[co-author: Karam Putros, Articling Student]
In June 2019, the federal government adopted the Budget Implementation Act, 019, No. 1 (Bill C-97), which resulted in several notable amendments to the Canada Business Corporations Act (CBCA). Among these were amendments (Amendments) that will require certain CBCA corporations to provide disclosure on compensation clawback mechanisms and the well-being of employees, retirees and pensioners, and hold annual advisory “say-on-pay” votes (see our April 2019 Blakes Bulletin: Broad Changes to CBCA Proposed: Directors’ Duties, Additional Disclosure and Annual Say-on-Pay).
The coming into force of the Amendments is tied to the implementation of associated regulations identifying the corporations to be subject to the Amendments, prescribing the time, manner and content of new disclosure obligations and defining certain key terms. As set out below, Corporations Canada, through Innovation, Science and Economic Development (ISED), has published a consultation setting out its regulatory proposals and is seeking feedback from stakeholders in relation to those proposals.
ISED has proposed that each of the provisions contained in the Amendments apply to distributing (i.e., publicly traded) corporations. Accordingly, the proposal does not differentiate among distributing corporations that are, for example, venture issuers or issuers with controlling shareholders. Since the Amendments can apply only to corporations governed by the CBCA, corporations governed by other statutes and non-corporate issuers would not be subject to the new regime.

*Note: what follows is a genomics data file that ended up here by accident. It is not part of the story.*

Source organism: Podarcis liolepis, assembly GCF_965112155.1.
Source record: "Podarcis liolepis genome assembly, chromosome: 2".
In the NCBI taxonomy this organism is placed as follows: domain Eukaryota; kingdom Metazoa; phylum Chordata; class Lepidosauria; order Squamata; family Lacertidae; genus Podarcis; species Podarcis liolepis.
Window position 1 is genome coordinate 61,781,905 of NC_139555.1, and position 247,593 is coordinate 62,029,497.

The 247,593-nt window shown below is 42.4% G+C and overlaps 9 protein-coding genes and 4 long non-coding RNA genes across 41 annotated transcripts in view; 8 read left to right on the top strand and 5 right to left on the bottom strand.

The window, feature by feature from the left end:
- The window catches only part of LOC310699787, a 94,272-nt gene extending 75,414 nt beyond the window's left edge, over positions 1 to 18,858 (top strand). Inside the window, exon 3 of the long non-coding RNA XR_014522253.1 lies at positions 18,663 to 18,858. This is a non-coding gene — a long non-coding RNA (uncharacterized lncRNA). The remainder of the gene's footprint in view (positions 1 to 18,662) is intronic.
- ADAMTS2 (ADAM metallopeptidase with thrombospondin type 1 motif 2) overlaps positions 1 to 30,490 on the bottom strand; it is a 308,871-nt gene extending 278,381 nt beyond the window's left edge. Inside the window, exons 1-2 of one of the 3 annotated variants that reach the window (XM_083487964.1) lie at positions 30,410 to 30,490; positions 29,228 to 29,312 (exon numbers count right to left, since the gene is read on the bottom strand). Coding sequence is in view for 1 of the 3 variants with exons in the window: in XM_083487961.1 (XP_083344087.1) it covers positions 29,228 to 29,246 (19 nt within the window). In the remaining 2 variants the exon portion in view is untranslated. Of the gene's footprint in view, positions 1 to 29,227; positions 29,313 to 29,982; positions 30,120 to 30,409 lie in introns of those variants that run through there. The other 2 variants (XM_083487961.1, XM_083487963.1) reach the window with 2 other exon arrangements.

The Amendments provide for aspects of the required disclosure on the holding of annual advisory “say-on-pay” votes, compensation clawback mechanisms and the well-being of employees, retirees and pensioners, to be established by way of regulations.
Pursuant to the Amendments, prescribed corporations will be required to place before shareholders, at every annual meeting, their approach with respect to compensating members of senior management, to be subject to a non-binding “say-on-pay” vote. The stated objective of such an advisory vote is to establish better oversight of executive compensation and set higher expectations for corporate behaviour by mandating shareholder votes on approaches to compensation and making clear that the best interests of the corporation can include consideration of more than short-term profit and interests (see our October 2019 Blakes Bulletin: Mandatory “Say-on-Pay” May Be on the Way in Canada). ISED is seeking feedback on how and when the results of such “say-on-pay” votes should be disclosed, proposing that disclosure be required at the shareholder meeting, on the corporate website no later than 30 days after the meeting and in the proxy circular for the next annual general meeting.
Many issuers have adopted “clawback” policies, pursuant to which, under applicable circumstances, certain employees must forfeit previously awarded compensation (see our November 2019 Blakes Bulletin: Clawback Policies Gain More Ground in Canada). The Amendments require prescribed corporations to place before shareholders, at every annual meeting, prescribed information relating to their compensation clawback mechanisms. ISED has proposed that the information should include: disclosure of whether the issuer has adopted such a policy in writing or, if not, an explanation of why not; a summary of the policy, including its objectives; which incentives and other benefits are covered by the policy; what triggers a recovery and any discretion attached to it; the look back period to determine that a recovery is needed; who makes the decision that a recovery is required; and information on recoveries made, if any, in the previous fiscal year.